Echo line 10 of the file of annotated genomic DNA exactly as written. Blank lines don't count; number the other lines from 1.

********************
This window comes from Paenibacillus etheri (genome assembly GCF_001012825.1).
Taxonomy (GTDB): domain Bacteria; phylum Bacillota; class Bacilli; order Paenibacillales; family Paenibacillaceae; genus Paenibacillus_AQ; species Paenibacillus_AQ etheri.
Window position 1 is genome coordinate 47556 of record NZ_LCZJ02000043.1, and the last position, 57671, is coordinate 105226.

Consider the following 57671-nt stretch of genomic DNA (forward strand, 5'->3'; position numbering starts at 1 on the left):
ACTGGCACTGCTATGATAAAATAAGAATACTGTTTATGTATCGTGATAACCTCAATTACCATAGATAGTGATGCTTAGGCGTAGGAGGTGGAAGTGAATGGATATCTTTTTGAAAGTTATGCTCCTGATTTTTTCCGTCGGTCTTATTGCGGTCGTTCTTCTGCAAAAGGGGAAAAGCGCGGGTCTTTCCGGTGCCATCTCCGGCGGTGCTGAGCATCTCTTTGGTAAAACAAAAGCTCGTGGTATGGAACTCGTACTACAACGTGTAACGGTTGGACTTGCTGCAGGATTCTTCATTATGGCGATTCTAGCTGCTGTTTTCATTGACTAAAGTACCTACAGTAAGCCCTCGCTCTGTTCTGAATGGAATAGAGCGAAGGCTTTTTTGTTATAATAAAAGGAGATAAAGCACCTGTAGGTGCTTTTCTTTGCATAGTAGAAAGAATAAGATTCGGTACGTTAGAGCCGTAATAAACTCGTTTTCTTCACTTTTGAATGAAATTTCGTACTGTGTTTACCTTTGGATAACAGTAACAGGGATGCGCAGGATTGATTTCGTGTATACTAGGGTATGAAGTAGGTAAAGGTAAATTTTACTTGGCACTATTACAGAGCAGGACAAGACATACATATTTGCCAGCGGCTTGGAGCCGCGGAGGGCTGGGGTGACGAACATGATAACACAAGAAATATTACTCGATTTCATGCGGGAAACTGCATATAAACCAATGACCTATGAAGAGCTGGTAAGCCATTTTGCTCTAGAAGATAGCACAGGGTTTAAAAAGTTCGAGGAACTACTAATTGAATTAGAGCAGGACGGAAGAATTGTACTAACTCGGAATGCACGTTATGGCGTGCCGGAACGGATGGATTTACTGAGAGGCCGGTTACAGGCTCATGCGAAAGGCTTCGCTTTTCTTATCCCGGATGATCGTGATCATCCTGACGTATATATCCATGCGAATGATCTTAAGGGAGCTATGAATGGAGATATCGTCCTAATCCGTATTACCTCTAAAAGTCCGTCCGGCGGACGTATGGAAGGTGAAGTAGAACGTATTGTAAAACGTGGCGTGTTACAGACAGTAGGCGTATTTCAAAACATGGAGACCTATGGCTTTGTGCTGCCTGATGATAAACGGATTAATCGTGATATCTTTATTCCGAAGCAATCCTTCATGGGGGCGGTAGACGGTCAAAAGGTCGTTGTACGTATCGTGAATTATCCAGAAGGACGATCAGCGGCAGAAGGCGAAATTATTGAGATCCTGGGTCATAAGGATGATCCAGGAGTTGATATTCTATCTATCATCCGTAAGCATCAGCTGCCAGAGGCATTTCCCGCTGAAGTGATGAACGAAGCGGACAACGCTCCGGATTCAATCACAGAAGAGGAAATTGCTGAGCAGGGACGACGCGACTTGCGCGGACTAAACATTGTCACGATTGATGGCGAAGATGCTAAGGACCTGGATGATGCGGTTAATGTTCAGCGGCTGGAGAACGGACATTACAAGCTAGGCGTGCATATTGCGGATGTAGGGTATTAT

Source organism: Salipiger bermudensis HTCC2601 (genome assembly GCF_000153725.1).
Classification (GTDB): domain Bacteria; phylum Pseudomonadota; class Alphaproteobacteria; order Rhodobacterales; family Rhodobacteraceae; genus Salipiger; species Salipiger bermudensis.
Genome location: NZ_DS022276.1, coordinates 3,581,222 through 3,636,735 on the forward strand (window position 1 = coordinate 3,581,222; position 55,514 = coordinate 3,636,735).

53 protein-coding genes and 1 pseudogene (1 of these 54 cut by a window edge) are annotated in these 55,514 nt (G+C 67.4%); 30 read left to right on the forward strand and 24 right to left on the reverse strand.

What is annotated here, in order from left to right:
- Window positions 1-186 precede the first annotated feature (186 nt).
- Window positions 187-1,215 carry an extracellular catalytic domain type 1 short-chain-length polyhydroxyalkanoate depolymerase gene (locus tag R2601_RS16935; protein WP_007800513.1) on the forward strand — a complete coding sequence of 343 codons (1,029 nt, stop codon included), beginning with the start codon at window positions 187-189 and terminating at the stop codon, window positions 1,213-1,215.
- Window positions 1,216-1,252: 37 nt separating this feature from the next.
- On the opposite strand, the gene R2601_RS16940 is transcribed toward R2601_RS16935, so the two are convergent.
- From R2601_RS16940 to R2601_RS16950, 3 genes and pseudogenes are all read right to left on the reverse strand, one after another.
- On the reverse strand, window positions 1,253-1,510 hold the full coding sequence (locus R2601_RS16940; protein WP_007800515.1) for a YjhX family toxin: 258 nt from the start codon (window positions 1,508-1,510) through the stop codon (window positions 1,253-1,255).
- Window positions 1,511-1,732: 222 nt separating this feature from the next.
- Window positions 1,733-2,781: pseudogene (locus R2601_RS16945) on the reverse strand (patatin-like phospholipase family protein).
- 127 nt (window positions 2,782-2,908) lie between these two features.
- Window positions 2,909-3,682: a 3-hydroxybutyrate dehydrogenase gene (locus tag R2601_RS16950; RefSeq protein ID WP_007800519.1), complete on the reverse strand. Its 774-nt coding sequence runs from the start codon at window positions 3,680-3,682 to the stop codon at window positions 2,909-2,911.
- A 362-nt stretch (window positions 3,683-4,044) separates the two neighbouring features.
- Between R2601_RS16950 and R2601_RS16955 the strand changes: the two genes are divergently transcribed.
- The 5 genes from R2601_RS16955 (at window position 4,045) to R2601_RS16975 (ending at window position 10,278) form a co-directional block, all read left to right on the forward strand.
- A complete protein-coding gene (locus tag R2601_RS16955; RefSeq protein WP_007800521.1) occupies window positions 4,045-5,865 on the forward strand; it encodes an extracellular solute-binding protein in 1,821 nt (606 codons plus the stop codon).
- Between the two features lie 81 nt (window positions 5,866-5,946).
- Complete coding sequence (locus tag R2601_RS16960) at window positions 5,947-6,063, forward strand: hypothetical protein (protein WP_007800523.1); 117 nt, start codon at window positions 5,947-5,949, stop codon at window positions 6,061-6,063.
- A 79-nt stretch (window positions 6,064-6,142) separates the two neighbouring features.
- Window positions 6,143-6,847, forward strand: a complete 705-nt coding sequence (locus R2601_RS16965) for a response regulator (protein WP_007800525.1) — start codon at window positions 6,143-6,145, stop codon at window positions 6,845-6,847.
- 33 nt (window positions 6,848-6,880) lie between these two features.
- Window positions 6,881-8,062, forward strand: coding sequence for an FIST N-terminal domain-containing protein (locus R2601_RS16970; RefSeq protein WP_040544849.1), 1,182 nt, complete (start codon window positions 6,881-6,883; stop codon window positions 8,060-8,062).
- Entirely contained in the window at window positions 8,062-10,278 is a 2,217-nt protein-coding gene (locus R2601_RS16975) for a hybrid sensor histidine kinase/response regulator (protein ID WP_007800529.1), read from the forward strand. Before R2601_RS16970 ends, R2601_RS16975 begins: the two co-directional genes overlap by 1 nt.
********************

What is annotated here, in order from left to right: